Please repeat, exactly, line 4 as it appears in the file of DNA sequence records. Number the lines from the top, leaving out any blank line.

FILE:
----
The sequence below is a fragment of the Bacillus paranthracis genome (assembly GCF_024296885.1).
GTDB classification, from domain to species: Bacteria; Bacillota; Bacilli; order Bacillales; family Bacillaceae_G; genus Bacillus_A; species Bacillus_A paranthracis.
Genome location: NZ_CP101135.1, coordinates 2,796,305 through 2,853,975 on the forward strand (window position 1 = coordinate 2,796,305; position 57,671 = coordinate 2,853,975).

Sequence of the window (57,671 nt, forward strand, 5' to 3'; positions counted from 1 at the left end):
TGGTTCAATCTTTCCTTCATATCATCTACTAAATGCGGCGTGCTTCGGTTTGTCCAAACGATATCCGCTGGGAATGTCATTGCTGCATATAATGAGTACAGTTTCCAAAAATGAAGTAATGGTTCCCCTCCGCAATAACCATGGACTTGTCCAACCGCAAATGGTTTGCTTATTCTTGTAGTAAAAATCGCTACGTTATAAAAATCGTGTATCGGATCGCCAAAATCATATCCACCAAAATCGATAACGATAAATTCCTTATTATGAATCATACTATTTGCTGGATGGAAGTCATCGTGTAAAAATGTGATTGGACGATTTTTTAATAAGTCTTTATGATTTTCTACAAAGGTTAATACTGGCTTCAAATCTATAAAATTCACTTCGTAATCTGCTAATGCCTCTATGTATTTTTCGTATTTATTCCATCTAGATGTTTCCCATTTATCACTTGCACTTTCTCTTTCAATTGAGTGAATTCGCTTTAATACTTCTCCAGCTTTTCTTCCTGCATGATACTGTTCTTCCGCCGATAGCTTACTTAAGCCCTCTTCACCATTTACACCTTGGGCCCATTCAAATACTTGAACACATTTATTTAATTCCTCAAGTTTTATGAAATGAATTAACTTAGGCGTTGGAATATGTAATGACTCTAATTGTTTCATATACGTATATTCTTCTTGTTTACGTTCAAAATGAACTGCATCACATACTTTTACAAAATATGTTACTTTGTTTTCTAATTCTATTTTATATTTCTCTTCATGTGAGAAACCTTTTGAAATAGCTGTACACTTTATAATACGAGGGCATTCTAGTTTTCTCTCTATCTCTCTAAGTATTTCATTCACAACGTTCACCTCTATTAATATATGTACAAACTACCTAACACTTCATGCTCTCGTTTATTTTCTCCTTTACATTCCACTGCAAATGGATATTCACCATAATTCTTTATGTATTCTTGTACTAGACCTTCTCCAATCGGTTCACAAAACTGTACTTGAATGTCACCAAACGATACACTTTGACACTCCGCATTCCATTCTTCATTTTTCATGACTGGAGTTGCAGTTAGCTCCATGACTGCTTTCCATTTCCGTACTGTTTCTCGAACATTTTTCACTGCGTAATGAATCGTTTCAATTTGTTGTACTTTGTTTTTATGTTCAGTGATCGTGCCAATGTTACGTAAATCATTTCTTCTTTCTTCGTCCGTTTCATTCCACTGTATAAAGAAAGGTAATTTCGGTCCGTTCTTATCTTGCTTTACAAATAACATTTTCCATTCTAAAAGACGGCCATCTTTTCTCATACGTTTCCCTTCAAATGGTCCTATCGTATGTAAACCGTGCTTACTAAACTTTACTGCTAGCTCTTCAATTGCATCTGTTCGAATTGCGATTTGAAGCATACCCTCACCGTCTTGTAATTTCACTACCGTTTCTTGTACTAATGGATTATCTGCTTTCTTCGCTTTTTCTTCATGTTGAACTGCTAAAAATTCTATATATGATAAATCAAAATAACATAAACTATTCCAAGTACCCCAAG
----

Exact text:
Sequence of the window (57,671 nt, forward strand, 5' to 3'; positions counted from 1 at the left end):